Frozen in Time will be published in 2014. Are you a fan of true-life adventure stories? Do you have any recommendations for fans of Lost in Shangri-La? (Hey, how about my other favorite book from 2011 with the word "Shangri-La" in the title . . . Radio Shangri-La? It's about a very different kind of adventure, but an adventure nonetheless!)
We were excited enough about interviewing Gabrielle Hamilton for the March issue of BookPage. Now it turns out that the author of Blood, Bones & Butter is also America's Best Chef—at least according to the James Beard Foundation.
If you haven't already read our interview with her, this would be a good time to check it out! Meanwhile, we at BookPage hope to check out Prune the next time we're in NYC.
Leonardo DiCaprio and production companies Appian Way and Double Features have acquired rights to Erik Larson's 2003 nonfiction book, The Devil in the White City. DiCaprio will take on the role of the titular 'devil'—Dr. HH Holmes, considered America's first serial killer, who lured anywhere from 20 to 200 women to their deaths in his hotel during the 1893 World's Fair in Chicago. In the novel, Holmes' murders are framed by the story of architect Daniel Burnham, who designed the fair. As author Larson put it in our 2003 interview, "One guy built this marvelous fair. The other guy built this twisted hotel. They were both architects in a way."
DiCaprio's business partner, Jennifer Killoran, says, "I think that a guy who is that intelligent and that charismatic is nothing less than complex, and it's that complexity that [DiCaprio] is drawn to."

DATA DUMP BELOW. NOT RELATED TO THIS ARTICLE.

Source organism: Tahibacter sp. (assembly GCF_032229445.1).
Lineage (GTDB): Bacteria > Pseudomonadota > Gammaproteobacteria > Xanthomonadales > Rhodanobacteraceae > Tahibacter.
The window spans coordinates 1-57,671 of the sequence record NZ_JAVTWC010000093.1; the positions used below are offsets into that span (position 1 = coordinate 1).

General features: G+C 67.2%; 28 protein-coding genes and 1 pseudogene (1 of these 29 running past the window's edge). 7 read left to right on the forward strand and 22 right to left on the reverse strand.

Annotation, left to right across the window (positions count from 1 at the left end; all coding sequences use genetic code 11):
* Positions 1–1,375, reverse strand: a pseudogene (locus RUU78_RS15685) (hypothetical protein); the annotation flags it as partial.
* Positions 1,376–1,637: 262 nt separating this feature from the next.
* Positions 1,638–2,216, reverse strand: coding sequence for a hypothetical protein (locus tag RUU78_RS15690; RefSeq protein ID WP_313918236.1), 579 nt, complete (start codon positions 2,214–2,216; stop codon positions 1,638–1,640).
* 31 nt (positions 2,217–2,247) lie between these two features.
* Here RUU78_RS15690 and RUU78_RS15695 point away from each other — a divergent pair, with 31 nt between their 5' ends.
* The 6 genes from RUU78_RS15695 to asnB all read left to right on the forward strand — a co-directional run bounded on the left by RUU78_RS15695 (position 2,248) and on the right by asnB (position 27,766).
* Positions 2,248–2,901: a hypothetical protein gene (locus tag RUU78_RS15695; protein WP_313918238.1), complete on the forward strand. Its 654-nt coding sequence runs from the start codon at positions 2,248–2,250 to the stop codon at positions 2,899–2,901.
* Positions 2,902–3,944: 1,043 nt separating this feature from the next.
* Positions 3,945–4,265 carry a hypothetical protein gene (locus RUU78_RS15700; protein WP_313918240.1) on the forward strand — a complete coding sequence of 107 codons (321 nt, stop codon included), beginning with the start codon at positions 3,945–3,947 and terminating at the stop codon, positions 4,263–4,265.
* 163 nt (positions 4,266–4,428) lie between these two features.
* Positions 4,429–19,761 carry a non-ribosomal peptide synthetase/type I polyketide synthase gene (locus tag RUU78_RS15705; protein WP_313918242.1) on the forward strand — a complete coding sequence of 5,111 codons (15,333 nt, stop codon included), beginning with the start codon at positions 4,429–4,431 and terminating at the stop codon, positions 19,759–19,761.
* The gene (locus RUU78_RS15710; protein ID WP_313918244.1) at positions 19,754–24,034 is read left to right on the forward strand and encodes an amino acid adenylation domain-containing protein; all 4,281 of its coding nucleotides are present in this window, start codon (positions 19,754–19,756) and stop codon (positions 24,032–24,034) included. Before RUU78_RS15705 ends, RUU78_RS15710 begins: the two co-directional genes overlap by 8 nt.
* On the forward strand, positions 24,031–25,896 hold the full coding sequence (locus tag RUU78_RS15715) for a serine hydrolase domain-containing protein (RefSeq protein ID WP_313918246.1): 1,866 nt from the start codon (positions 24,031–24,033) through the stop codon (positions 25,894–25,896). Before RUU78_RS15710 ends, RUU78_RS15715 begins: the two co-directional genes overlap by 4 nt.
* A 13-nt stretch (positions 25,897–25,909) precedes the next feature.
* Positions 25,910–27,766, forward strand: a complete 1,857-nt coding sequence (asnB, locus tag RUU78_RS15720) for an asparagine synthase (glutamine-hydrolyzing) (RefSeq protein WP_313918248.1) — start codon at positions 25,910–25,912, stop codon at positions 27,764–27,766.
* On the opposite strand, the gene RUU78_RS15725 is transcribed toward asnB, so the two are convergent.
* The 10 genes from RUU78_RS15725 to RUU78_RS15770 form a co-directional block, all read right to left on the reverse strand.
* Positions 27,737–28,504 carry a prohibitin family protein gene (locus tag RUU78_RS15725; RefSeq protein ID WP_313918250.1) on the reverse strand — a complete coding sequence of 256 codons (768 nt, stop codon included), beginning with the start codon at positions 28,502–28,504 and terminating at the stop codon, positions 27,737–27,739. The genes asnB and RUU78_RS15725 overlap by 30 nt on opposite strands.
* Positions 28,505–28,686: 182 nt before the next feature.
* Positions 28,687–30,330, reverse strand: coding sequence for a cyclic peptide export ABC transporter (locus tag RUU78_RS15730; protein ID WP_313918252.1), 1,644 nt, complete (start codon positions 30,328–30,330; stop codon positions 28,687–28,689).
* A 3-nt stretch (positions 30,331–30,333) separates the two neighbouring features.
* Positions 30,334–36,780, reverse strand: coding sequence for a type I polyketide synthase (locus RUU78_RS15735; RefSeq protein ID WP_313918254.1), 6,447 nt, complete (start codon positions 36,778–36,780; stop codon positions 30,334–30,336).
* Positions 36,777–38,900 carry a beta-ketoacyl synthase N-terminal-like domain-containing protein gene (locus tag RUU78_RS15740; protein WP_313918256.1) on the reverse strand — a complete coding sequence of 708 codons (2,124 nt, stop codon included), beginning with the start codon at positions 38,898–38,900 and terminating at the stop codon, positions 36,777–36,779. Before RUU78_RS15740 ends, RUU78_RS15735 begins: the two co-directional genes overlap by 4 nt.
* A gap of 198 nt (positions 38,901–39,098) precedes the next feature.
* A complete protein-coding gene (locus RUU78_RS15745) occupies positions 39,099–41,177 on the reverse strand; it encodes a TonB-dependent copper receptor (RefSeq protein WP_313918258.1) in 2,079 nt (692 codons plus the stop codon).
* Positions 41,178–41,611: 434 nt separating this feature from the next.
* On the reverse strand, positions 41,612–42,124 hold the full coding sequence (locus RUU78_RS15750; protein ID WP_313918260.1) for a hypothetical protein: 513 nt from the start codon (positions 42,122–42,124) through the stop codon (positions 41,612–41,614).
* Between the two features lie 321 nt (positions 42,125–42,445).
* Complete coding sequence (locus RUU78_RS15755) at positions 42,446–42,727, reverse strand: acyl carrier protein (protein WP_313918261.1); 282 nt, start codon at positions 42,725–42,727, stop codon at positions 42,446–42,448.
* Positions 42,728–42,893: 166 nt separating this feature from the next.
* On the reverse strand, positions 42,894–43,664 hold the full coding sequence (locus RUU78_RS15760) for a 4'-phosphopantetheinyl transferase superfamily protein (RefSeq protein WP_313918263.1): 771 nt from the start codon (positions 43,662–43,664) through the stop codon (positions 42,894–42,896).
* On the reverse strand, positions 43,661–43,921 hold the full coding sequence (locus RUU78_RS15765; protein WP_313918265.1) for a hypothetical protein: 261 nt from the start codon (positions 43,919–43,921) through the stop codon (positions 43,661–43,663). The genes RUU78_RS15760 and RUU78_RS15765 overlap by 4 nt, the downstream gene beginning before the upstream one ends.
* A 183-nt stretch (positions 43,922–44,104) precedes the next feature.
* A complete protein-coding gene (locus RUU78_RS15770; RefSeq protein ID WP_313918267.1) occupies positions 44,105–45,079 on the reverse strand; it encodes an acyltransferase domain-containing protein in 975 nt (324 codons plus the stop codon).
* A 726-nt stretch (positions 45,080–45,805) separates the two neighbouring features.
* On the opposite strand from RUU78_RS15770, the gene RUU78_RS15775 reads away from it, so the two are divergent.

Did you read Devil in the White City? Would you see the movie?
Another 2011 release we have our eye on is Ruth Brandon's Ugly Beauty (Harper). Coming in February, the book is a dual biography of Helena Rubinstein and the founder of L'Oréal, Eugène Schueller, who faced off during the early days of the cosmetics industry. Though Rubinstein's company made her into the first female millionaire, Schueller's brand eventually triumphed, albeit at the price of his reputation—his rise to the top during the 30s and 40s meant collaborating with the Nazis.
From the catalog:
[C]ultural historian and biographer Ruth Brandon uses their conflict to ask important contemporary questions about feminism, standards of beauty, and the often murky intersection of individual political aims and the role of business. Drawn from incredible archival material and a vast historical record, Ugly Beauty is a riveting true story that reads like a thriller, filled with remarkable twists, turns, and larger-than-life characters.
Though the world is still glued to the live account of the Chilean mine rescue operation, a book about the 69-day saga has already been sold in the U.K. (it's currently on submission in the U.S., and has been sold in Germany and France.)
Guardian journalist Jonathan Franklin's 33 Men, Buried Alive will be published by Transworld's Bantam Press in early 2011. It's "based his on-the-scene reporting, which has included private conversations with the miners and the rescue team," according to the deal report in Publisher's Lunch.
More on the deal here.
Pat Conroy announced the National Book Award Finalists today at the Flannery O'Connor Childhood Home in Savannah, Georgia.
There are certainly some surprises on the list—small press representation; an absence of Jonathan Franzen; the presence of rocker Patti Smith—along with a few BookPage favorites, like Nicole Krauss, Lionel Shriver and Rita Williams-Garcia.
According to an announcement from the National Book Foundation, this year's bunch of Finalists includes 13 women—"the largest number of women Finalists in a single year in the Awards' history."